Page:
The Intrinsic Ability of Silk Fibroin to Direct the Formation of Diverse Aragonite Aggregates

Authors

  • Ting Wang,

    1. Key Laboratory of Molecular Engineering of Polymers of Ministry of Education, Advanced Materials Laboratory, Department of Macromolecular Science, Fudan University, Shanghai 200433, P. R. China
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  • David Porter,

    1. Department of Zoology, University of Oxford, South Parks Road, Oxford OX1 3PS, UK
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  • Zhengzhong Shao

    Corresponding author
    1. Key Laboratory of Molecular Engineering of Polymers of Ministry of Education, Advanced Materials Laboratory, Department of Macromolecular Science, Fudan University, Shanghai 200433, P. R. China
    • Key Laboratory of Molecular Engineering of Polymers of Ministry of Education, Advanced Materials Laboratory, Department of Macromolecular Science, Fudan University, Shanghai 200433, P. R. China.
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Abstract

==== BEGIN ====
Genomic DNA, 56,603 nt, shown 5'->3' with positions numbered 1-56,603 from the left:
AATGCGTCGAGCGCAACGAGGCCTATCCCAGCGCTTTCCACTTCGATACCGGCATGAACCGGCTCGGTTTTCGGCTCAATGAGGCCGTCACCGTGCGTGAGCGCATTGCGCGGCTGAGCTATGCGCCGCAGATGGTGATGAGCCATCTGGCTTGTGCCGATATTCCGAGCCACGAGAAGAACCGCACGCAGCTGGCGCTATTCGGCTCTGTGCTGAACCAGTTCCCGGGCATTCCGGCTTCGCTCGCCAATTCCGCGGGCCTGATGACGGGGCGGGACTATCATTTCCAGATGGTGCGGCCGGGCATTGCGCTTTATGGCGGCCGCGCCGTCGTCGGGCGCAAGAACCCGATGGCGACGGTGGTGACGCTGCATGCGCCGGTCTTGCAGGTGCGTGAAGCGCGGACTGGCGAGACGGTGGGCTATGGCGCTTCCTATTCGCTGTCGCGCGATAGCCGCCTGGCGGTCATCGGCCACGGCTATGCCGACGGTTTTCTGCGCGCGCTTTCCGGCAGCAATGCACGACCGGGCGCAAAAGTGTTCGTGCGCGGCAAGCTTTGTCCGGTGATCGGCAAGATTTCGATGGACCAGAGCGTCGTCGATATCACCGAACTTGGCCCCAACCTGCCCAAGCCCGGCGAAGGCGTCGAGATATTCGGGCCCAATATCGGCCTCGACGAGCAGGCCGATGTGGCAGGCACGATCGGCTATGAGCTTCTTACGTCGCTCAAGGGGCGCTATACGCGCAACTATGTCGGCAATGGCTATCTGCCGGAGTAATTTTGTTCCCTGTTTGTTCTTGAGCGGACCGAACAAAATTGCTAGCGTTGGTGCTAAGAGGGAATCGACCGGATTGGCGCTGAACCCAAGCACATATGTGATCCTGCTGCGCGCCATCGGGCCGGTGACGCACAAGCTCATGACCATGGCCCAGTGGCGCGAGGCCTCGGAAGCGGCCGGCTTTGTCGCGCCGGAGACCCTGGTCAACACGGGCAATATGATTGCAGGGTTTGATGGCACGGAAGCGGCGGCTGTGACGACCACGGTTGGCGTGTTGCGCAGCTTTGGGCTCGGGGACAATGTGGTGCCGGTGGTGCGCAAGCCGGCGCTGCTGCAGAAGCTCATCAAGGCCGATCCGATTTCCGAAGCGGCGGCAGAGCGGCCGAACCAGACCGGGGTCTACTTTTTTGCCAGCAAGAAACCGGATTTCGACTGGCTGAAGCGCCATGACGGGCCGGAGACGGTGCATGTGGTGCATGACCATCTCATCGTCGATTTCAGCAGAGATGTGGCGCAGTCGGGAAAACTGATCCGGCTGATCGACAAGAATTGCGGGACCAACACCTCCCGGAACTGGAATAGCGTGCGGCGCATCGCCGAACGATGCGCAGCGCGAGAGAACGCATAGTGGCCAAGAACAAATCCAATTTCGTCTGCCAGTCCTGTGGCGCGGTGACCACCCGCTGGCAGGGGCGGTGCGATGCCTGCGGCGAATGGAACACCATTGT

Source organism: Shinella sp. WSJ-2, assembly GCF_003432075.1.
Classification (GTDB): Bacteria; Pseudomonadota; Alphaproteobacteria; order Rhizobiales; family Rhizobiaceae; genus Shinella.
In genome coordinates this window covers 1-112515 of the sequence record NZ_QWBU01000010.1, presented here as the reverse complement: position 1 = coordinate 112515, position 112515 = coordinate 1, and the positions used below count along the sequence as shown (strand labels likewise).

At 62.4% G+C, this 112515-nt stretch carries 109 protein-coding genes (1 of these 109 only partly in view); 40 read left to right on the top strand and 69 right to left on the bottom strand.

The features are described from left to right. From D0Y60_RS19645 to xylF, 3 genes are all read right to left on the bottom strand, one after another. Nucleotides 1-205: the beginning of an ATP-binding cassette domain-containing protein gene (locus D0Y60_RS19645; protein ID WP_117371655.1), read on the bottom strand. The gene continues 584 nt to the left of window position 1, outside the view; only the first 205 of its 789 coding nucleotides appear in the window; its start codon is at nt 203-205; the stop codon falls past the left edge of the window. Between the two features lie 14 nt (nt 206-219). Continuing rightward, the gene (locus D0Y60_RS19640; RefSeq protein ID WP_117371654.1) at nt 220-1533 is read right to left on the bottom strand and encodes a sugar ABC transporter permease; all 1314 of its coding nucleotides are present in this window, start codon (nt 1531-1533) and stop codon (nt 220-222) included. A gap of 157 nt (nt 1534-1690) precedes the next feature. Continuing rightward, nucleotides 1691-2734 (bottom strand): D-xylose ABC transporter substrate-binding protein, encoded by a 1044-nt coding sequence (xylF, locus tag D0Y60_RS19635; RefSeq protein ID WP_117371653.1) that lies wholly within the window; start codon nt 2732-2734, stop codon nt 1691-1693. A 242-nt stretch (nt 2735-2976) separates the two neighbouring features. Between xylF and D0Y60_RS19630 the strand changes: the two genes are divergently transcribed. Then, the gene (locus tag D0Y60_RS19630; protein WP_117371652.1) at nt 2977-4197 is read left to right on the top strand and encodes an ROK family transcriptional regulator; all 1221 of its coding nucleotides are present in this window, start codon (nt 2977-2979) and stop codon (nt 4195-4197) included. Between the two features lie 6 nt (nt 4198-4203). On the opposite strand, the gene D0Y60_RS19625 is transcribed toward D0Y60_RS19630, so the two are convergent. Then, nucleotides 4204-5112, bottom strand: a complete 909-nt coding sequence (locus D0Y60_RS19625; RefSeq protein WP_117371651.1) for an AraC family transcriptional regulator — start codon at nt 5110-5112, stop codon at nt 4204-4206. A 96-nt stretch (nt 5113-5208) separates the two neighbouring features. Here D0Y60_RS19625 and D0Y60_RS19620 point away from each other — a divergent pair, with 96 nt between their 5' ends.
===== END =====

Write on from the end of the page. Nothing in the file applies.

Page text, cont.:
As an analogue of the main protein contained in naturally formed nacre, reconstituted silk fibroin (SF) from the Bombyx mori silkworm silk shows a strong preference for the formation of the aragonite form of CaCO3 crystals and allows fine control over their size and morphology. The aragonite phase could be generated via two different routes: direct growth or dissolution and recrystallization, depending on the concentration of Ca2+ and SF. Generally, lower concentrations of Ca2+ and SF favor the formation of aragonite needles and their aggregates, of which the lattice structure of the precursor is similar to that of the organic matrix in natural shell. Higher concentrations lead to the formation of aragonite aggregates via a dissolution and recrystallization process through intermediates of lens-like vaterite. Molecular modeling shows that the β-strand conformers of silk fibroin molecules has an excellent match with the ionic spacing in the aragonite (010) plane, which can promote growth along the (001) long axis of aragonite crystals. This synergy between silk fibroin and the aragonite phase may help our understanding of the function of organic matrices involved in the biomineralization process, and facilitate the fabrication of synthetic materials with the potential for high performance mechanical properties.

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